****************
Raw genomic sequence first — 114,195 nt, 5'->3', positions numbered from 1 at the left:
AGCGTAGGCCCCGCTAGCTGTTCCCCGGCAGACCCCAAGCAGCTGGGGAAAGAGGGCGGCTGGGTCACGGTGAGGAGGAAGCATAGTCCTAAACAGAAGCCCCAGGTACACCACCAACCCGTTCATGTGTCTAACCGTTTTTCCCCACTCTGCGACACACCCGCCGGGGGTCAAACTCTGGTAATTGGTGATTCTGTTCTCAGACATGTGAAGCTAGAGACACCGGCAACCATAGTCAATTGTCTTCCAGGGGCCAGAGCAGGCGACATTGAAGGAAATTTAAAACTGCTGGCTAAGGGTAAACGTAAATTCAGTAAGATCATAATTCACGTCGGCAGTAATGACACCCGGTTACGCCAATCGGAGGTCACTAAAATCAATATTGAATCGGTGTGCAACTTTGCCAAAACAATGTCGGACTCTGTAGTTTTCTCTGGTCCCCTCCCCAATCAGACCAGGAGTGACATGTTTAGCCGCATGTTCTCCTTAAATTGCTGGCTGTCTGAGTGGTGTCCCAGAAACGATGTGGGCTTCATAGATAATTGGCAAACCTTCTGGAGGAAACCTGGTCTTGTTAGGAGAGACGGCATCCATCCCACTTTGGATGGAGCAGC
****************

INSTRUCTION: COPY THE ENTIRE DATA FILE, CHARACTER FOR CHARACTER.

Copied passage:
Raw genomic sequence first — 114,195 nt, 5'->3', positions numbered from 1 at the left:
AGCGTAGGCCCCGCTAGCTGTTCCCCGGCAGACCCCAAGCAGCTGGGGAAAGAGGGCGGCTGGGTCACGGTGAGGAGGAAGCATAGTCCTAAACAGAAGCCCCAGGTACACCACCAACCCGTTCATGTGTCTAACCGTTTTTCCCCACTCTGCGACACACCCGCCGGGGGTCAAACTCTGGTAATTGGTGATTCTGTTCTCAGACATGTGAAGCTAGAGACACCGGCAACCATAGTCAATTGTCTTCCAGGGGCCAGAGCAGGCGACATTGAAGGAAATTTAAAACTGCTGGCTAAGGGTAAACGTAAATTCAGTAAGATCATAATTCACGTCGGCAGTAATGACACCCGGTTACGCCAATCGGAGGTCACTAAAATCAATATTGAATCGGTGTGCAACTTTGCCAAAACAATGTCGGACTCTGTAGTTTTCTCTGGTCCCCTCCCCAATCAGACCAGGAGTGACATGTTTAGCCGCATGTTCTCCTTAAATTGCTGGCTGTCTGAGTGGTGTCCCAGAAACGATGTGGGCTTCATAGATAATTGGCAAACCTTCTGGAGGAAACCTGGTCTTGTTAGGAGAGACGGCATCCATCCCACTTTGGATGGAGCAGC